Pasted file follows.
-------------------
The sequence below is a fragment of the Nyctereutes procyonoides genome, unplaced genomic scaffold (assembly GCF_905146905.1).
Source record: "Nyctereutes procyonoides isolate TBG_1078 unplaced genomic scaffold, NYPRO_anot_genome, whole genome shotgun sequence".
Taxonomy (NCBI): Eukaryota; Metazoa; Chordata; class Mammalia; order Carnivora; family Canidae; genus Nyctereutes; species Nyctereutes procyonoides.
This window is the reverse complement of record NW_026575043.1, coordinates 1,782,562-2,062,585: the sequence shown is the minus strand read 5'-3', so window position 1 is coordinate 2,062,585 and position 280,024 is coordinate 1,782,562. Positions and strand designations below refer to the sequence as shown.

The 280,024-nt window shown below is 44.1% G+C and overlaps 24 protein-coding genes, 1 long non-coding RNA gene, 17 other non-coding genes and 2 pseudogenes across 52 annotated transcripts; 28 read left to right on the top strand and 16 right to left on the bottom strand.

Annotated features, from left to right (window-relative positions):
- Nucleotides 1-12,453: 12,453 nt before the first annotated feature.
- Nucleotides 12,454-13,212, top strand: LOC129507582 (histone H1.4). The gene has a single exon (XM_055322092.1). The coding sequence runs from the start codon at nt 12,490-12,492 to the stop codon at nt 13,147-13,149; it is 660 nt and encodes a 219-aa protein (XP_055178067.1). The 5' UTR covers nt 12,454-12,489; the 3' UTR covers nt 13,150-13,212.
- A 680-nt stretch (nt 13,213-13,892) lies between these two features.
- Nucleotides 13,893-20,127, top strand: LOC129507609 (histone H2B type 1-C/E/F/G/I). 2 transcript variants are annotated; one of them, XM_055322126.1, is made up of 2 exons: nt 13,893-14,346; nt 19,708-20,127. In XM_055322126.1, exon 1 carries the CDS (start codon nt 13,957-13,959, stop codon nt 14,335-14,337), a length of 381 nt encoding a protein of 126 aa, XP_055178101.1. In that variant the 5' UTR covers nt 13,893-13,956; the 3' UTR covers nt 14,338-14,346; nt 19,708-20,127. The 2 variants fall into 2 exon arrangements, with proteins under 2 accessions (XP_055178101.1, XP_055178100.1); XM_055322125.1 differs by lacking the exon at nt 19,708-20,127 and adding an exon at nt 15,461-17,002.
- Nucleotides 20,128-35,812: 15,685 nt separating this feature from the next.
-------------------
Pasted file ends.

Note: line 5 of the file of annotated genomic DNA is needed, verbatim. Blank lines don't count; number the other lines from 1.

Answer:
The 280,024-nt window shown below is 44.1% G+C and overlaps 24 protein-coding genes, 1 long non-coding RNA gene, 17 other non-coding genes and 2 pseudogenes across 52 annotated transcripts; 28 read left to right on the top strand and 16 right to left on the bottom strand.